The L.A. Times profiles rock photographer Neil Preston, a guy who shot just about everyone in the ’70s and ’80s, including the always-subtle Jimmy Page (pictured). The story touches on the current state of music photography, which has shifted from “let’s hang on the bus for a few days in Stockholm” intimacy to “Courtney just collapsed at the Eckerd!” lunacy:
[Preston's] distress over the current celebrity overkill is both personal and professional. “It turned a corner somewhere and I’m not sure when that was,” he says. “These days, if I don’t personally know a publicist or artist, rarely is it not set up as an adversarial relationship going in”…
Danny Goldberg, who in the ’70s was Led Zeppelin’s publicist and arranged the relationship with Preston, agrees that the mutual respect was key to the access. “Neal would show Jimmy Page the slides, and Jimmy would eliminate the ones he hated — it had to do with crow’s-feet and belly,” says Goldberg.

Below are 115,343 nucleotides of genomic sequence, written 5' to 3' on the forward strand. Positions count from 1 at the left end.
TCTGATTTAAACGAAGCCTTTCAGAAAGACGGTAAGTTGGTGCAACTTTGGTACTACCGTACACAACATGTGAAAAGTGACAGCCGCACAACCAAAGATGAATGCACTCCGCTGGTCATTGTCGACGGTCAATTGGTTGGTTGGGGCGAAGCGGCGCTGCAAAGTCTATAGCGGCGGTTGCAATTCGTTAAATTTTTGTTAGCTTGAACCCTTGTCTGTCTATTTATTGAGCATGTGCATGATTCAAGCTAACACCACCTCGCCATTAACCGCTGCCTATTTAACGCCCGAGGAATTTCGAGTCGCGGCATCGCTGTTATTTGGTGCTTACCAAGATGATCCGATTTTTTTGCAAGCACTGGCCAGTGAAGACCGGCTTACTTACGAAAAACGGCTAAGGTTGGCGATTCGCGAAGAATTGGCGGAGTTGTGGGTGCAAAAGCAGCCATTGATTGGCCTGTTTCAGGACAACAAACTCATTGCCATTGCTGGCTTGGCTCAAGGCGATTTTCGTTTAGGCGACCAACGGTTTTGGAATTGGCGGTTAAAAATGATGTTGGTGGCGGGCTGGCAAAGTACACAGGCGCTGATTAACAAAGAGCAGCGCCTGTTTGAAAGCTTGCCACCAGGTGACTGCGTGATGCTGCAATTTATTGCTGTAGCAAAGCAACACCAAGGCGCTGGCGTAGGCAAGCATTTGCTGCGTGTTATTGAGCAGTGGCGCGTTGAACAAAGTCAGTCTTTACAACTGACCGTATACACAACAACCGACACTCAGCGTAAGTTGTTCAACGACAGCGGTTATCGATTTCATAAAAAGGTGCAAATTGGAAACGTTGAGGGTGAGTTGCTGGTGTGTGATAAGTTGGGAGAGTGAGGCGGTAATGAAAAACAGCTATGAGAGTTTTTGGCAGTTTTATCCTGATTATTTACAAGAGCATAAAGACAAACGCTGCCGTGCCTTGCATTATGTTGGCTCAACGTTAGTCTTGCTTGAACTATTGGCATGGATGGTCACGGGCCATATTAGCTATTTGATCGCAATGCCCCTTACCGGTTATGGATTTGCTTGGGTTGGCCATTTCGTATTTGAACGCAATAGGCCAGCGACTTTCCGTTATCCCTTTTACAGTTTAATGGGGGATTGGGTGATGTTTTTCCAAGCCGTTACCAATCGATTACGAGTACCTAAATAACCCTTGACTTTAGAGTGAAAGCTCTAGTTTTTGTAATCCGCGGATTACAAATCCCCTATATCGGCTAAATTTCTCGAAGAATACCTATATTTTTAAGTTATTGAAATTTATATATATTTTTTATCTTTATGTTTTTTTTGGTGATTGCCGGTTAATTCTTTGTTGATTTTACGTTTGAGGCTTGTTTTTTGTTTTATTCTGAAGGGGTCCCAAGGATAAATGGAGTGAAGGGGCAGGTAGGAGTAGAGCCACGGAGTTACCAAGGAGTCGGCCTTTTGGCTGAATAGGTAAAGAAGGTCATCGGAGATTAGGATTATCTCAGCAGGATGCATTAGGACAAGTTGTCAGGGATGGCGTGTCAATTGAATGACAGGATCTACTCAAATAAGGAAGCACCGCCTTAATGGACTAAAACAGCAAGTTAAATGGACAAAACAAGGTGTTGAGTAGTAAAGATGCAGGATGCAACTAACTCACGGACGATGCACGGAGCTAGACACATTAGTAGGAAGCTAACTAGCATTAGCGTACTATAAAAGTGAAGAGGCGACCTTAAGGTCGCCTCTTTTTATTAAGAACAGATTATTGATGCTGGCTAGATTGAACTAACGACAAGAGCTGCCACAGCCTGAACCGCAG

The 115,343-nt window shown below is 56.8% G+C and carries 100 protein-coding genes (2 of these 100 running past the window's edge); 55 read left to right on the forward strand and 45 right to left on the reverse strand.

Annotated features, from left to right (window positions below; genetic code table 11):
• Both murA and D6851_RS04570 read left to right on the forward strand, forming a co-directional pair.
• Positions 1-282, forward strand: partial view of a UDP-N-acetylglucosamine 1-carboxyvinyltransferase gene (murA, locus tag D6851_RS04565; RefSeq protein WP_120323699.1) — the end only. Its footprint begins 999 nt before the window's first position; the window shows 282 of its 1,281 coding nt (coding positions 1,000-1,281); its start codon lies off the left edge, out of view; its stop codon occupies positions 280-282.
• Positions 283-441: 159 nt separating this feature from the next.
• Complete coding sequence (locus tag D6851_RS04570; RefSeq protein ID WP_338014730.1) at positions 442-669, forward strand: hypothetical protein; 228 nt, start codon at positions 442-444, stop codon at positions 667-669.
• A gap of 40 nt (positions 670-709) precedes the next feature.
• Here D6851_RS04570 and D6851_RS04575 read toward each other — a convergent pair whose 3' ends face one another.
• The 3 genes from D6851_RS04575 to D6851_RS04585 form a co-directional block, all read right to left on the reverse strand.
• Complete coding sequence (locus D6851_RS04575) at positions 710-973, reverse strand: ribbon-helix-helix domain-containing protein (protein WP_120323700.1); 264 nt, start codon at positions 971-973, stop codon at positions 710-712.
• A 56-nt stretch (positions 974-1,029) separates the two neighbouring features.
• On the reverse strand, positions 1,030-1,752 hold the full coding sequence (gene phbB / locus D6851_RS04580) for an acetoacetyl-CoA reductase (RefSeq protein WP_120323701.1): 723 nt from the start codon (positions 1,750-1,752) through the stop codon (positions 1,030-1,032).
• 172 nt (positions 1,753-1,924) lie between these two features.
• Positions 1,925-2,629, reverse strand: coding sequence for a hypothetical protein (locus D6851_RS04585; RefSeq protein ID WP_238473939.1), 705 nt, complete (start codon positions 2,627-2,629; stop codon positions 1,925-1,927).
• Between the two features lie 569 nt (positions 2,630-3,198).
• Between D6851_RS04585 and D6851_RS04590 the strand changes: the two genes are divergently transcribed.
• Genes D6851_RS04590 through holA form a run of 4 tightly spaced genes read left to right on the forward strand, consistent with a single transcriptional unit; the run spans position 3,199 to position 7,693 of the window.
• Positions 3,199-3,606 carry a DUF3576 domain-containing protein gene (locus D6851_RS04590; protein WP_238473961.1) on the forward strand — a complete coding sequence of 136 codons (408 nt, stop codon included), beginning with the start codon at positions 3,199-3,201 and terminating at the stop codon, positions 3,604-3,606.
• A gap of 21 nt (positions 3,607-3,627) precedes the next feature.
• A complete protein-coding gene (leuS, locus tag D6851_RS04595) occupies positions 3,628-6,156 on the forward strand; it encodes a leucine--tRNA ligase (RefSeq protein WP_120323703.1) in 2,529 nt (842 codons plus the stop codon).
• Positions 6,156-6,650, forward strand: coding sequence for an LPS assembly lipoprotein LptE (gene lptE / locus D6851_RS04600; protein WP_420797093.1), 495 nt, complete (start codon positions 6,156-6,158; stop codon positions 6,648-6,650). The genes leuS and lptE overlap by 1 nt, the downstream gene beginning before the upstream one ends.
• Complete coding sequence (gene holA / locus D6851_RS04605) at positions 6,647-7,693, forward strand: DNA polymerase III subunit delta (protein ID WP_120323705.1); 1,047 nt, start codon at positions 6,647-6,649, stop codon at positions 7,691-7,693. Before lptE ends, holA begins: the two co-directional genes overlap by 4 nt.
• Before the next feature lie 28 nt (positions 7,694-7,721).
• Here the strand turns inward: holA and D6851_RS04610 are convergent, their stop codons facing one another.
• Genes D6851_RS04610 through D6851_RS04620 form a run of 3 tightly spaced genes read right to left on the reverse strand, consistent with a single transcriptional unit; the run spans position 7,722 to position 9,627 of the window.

That’s a typo on the Times‘ part: As all Zepheads know, Crow’s Feet and Belly were actually the names of two barely legal groupies who frequented the Riot House back in the mid-’70s.
As for the rest of the story, while empathize with Preston’s disappointed with modern-day rock photography, we actually think it’s has less to do with paparazzi, and more to do with the musicians themselves: Thanks to personal blogs, television mini-documentaries, and a glut of media outlets willing to run “confessional” interviews, there’s very little that’s not known about the behind-the-scenes life these days. You can guarantee that if Page was caught downing that bottle nowadays, Bonzo would hack his Sidekick and send it in to ohnotheydidnt.
All-access pass to history [LA Times]